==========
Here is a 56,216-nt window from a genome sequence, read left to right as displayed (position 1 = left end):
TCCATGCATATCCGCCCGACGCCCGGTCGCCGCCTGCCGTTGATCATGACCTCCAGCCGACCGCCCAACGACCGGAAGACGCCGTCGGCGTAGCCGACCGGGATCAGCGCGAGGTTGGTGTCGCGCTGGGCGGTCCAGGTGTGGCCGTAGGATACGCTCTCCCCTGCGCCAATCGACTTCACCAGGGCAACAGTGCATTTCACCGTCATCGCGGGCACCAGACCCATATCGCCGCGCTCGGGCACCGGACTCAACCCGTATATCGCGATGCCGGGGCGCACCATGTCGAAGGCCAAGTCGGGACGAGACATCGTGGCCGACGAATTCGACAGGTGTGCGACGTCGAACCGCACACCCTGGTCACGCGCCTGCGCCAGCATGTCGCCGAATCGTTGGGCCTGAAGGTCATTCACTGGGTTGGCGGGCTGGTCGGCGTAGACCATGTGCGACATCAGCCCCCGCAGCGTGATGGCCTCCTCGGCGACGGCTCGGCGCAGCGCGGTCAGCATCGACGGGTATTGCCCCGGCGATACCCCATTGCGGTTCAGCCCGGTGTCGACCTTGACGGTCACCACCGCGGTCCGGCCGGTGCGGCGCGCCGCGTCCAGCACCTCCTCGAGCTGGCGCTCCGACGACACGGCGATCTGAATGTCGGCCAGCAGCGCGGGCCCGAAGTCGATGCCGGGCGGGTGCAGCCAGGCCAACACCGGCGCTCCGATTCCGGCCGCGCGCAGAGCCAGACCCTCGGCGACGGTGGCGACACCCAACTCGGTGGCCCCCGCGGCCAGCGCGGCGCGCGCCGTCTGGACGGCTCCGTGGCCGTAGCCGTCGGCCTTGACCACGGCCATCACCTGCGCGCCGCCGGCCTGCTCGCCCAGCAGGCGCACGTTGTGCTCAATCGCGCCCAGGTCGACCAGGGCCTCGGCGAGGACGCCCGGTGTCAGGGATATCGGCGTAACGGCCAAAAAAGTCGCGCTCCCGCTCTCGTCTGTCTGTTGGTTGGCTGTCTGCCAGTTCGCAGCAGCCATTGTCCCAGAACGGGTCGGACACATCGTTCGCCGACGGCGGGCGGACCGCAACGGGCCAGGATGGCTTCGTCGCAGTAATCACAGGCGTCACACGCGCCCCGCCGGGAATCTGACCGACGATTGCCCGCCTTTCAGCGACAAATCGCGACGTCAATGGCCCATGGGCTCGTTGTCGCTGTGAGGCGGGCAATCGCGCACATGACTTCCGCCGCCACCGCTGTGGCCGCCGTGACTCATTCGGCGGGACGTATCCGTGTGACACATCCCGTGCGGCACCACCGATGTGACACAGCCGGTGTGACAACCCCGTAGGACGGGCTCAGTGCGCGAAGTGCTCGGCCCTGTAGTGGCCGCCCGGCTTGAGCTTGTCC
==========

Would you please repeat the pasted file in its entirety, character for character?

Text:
Here is a 56,216-nt window from a genome sequence, read left to right as displayed (position 1 = left end):
TCCATGCATATCCGCCCGACGCCCGGTCGCCGCCTGCCGTTGATCATGACCTCCAGCCGACCGCCCAACGACCGGAAGACGCCGTCGGCGTAGCCGACCGGGATCAGCGCGAGGTTGGTGTCGCGCTGGGCGGTCCAGGTGTGGCCGTAGGATACGCTCTCCCCTGCGCCAATCGACTTCACCAGGGCAACAGTGCATTTCACCGTCATCGCGGGCACCAGACCCATATCGCCGCGCTCGGGCACCGGACTCAACCCGTATATCGCGATGCCGGGGCGCACCATGTCGAAGGCCAAGTCGGGACGAGACATCGTGGCCGACGAATTCGACAGGTGTGCGACGTCGAACCGCACACCCTGGTCACGCGCCTGCGCCAGCATGTCGCCGAATCGTTGGGCCTGAAGGTCATTCACTGGGTTGGCGGGCTGGTCGGCGTAGACCATGTGCGACATCAGCCCCCGCAGCGTGATGGCCTCCTCGGCGACGGCTCGGCGCAGCGCGGTCAGCATCGACGGGTATTGCCCCGGCGATACCCCATTGCGGTTCAGCCCGGTGTCGACCTTGACGGTCACCACCGCGGTCCGGCCGGTGCGGCGCGCCGCGTCCAGCACCTCCTCGAGCTGGCGCTCCGACGACACGGCGATCTGAATGTCGGCCAGCAGCGCGGGCCCGAAGTCGATGCCGGGCGGGTGCAGCCAGGCCAACACCGGCGCTCCGATTCCGGCCGCGCGCAGAGCCAGACCCTCGGCGACGGTGGCGACACCCAACTCGGTGGCCCCCGCGGCCAGCGCGGCGCGCGCCGTCTGGACGGCTCCGTGGCCGTAGCCGTCGGCCTTGACCACGGCCATCACCTGCGCGCCGCCGGCCTGCTCGCCCAGCAGGCGCACGTTGTGCTCAATCGCGCCCAGGTCGACCAGGGCCTCGGCGAGGACGCCCGGTGTCAGGGATATCGGCGTAACGGCCAAAAAAGTCGCGCTCCCGCTCTCGTCTGTCTGTTGGTTGGCTGTCTGCCAGTTCGCAGCAGCCATTGTCCCAGAACGGGTCGGACACATCGTTCGCCGACGGCGGGCGGACCGCAACGGGCCAGGATGGCTTCGTCGCAGTAATCACAGGCGTCACACGCGCCCCGCCGGGAATCTGACCGACGATTGCCCGCCTTTCAGCGACAAATCGCGACGTCAATGGCCCATGGGCTCGTTGTCGCTGTGAGGCGGGCAATCGCGCACATGACTTCCGCCGCCACCGCTGTGGCCGCCGTGACTCATTCGGCGGGACGTATCCGTGTGACACATCCCGTGCGGCACCACCGATGTGACACAGCCGGTGTGACAACCCCGTAGGACGGGCTCAGTGCGCGAAGTGCTCGGCCCTGTAGTGGCCGCCCGGCTTGAGCTTGTCC